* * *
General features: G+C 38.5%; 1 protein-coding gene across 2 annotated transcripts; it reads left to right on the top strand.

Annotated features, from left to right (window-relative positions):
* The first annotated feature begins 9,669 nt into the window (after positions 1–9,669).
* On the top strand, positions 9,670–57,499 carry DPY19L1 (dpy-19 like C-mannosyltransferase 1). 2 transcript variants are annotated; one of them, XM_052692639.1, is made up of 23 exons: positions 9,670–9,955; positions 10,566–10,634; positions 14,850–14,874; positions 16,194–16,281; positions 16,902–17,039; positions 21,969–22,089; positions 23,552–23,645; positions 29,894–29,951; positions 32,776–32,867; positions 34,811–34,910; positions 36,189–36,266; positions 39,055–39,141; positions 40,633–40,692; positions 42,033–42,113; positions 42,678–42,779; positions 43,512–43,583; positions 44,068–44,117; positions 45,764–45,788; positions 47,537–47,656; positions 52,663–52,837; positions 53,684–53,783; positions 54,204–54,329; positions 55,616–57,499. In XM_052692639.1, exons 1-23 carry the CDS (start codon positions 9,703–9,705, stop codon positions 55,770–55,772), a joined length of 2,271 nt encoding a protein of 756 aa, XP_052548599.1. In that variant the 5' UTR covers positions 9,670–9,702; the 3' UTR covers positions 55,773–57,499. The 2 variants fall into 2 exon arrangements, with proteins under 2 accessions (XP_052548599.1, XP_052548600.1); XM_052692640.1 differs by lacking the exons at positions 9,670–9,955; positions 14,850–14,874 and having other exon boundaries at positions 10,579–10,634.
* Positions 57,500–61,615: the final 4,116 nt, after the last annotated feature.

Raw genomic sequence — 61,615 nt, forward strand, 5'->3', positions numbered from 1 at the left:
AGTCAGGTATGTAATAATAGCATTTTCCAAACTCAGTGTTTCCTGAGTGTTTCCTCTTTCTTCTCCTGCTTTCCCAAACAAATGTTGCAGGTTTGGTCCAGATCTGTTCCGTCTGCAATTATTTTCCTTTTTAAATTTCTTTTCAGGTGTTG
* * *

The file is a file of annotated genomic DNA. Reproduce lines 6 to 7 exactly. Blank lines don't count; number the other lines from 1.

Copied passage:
Raw genomic sequence — 61,615 nt, forward strand, 5'->3', positions numbered from 1 at the left:
AGTCAGGTATGTAATAATAGCATTTTCCAAACTCAGTGTTTCCTGAGTGTTTCCTCTTTCTTCTCCTGCTTTCCCAAACAAATGTTGCAGGTTTGGTCCAGATCTGTTCCGTCTGCAATTATTTTCCTTTTTAAATTTCTTTTCAGGTGTTG